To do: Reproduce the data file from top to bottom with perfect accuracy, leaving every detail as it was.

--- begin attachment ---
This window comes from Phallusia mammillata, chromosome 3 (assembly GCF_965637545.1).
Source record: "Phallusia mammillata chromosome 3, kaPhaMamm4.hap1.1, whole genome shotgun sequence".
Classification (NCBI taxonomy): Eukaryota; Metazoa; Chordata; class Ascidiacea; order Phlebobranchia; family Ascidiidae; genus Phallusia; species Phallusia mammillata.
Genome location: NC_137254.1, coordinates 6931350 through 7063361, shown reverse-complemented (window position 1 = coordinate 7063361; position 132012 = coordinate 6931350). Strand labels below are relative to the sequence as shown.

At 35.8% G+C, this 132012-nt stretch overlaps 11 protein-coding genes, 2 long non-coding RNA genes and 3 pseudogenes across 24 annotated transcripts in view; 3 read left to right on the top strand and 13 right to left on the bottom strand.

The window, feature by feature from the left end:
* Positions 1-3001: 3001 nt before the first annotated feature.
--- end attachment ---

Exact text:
This window comes from Phallusia mammillata, chromosome 3 (assembly GCF_965637545.1).
Source record: "Phallusia mammillata chromosome 3, kaPhaMamm4.hap1.1, whole genome shotgun sequence".
Classification (NCBI taxonomy): Eukaryota; Metazoa; Chordata; class Ascidiacea; order Phlebobranchia; family Ascidiidae; genus Phallusia; species Phallusia mammillata.
Genome location: NC_137254.1, coordinates 6931350 through 7063361, shown reverse-complemented (window position 1 = coordinate 7063361; position 132012 = coordinate 6931350). Strand labels below are relative to the sequence as shown.

At 35.8% G+C, this 132012-nt stretch overlaps 11 protein-coding genes, 2 long non-coding RNA genes and 3 pseudogenes across 24 annotated transcripts in view; 3 read left to right on the top strand and 13 right to left on the bottom strand.

The window, feature by feature from the left end:
* Positions 1-3001: 3001 nt before the first annotated feature.